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I'm new to C# and have been doing an exercise from a book. The exercise is to write a program that reads my age from the console and prints my age after ten years from now.

Here is the code I have written based on what I have understood so far.

namespace Page_108_Age
{
    class Program
    {
        static void Main(string[] args)
        {
            //Gives date of birth
            DateTime dob = new DateTime(1989, 10, 30, 23, 31, 00);

            //Gives current age
            DateTime today = DateTime.Today;
            int age = today.Year -dob.Year;
            if (today < dob.AddYears(age)) age--;

            //age plus ten years
            DateTime agePlusTen = age.AddYears(10);

            Console.WriteLine(age);
            Console.ReadLine();
        }
    }
} 

My problem is that AddYears in line 16

[DateTime dobPlusTen = age.AddYears(10);]

is giving me the following error...

'int' does not contain a definition for 'AddYears' and no extension method 'AddYears' accepting a first argument of type 'int' could be found (are you missing a using directive or an assembly reference?)

I'm obviously missing something but now sure what other then I think I need to define AddYears as it is not highlighted in my code as a struct.

Note: apologies for the "dobPlusTen" as most of you picked up on this is short for date of birth plus ten years which is not what it is supposed to be as I want Current Age Plus Ten Years, I changed it to agePlusTen.

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age is int, not DateTime. The method AddYears is for DateTime objects. –  Rui Jarimba Jan 6 at 14:48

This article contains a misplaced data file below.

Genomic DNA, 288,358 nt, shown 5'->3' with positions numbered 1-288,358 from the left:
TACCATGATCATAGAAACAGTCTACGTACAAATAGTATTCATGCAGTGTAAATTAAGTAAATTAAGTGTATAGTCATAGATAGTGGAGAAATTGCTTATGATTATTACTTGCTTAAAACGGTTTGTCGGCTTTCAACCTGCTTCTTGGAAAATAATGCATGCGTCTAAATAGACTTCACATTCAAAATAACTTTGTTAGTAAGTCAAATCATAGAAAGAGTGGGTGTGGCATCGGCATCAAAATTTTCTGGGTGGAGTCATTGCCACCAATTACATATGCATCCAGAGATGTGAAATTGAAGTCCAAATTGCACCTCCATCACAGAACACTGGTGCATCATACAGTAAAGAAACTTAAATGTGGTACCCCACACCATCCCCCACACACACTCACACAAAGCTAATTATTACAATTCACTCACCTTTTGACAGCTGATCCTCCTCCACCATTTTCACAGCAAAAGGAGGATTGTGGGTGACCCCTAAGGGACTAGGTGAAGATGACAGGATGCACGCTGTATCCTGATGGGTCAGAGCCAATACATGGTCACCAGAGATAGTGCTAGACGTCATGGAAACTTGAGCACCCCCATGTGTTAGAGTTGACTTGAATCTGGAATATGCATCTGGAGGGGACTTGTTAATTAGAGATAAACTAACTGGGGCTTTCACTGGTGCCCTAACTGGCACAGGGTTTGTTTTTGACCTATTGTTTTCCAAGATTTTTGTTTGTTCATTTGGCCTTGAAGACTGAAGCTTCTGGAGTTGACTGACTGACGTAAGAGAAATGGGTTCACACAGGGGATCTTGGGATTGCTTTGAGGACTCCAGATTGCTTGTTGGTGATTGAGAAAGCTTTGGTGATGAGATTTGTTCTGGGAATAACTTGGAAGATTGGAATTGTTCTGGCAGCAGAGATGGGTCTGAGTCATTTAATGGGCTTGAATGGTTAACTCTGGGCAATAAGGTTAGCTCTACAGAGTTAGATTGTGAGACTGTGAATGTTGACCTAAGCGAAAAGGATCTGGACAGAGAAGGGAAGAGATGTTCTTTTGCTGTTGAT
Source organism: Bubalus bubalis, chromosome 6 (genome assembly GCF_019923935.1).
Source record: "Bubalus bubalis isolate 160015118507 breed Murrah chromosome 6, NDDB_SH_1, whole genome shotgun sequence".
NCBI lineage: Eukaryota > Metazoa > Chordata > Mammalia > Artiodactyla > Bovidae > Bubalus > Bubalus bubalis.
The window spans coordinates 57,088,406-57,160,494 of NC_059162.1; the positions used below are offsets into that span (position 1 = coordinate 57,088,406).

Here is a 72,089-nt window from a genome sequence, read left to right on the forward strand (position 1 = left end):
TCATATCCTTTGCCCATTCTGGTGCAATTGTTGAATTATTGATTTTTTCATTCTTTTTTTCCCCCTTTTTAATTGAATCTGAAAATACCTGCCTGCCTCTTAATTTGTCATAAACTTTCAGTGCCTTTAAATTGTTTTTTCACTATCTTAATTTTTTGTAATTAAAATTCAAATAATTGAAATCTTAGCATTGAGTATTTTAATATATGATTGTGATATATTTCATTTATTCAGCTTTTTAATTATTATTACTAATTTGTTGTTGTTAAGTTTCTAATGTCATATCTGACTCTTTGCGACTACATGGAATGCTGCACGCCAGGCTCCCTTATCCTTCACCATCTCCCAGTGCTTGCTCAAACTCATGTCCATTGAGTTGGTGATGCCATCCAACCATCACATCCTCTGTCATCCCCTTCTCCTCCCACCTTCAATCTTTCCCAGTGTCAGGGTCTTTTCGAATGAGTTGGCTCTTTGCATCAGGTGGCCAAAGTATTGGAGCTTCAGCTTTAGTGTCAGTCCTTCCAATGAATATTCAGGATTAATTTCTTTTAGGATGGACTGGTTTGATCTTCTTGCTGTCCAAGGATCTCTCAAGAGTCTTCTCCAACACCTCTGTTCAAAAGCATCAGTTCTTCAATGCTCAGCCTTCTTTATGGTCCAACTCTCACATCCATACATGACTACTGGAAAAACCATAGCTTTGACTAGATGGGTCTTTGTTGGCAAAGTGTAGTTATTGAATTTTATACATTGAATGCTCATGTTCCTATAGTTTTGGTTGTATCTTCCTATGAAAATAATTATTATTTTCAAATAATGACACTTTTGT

2  
Yes because you declared age as int either make it DateTime or add the 10 years in it with normal + operation –  Curiosity Jan 6 at 14:48
    
From the fact that you're doing exercises, and that a simple thing tripped you up, I'm going to assume you're new to coding. So in my opinion, one of the most important things you can take away from ALL of these answers is that there are always LOTS of ways to complete any given task. Figuring out which way is best for a given problem comes with experience; in this case, all the answers are pretty good, in my opinion. –  Charlie Kilian Jan 6 at 14:54
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6 Answers

up vote 2 down vote accepted

You write:

DateTime dobPlusTen = age.AddYears(10);

Doesn't this ring your bell?

Your variable is named dobPlusTen, yet the value you assign to it is not dob + 10.

So change it to

DateTime dobPlusTen = dob.AddYears(10);

and you'll be all right.

EDIT As per Ross Dargan's remark below this answer (I had failed to notice the exact question: The exercise is to write a program that reads my age from the console and prints my age after ten years from now.), it's actually much simpler.

Just a

var line = Console.ReadLine();
int agePlus10 = Convert.ToInt32(line) + 10;
Console.WriteLine(agePlus10);

will do.

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note this still won't give you the correct answer as you are not actually using dobPlusTen you are outputting age. Also dob plus 10 will always make you ten years old :-) –  Ross Dargan Jan 6 at 14:52
    
Since DateTime dob = new DateTime(1989, 10, 30, 23, 31, 00);, adding 10 years to dob does not make dobPlusTen ten years old... And of course he should use dobPlusTen as output. –  Roy Dictus Jan 6 at 14:55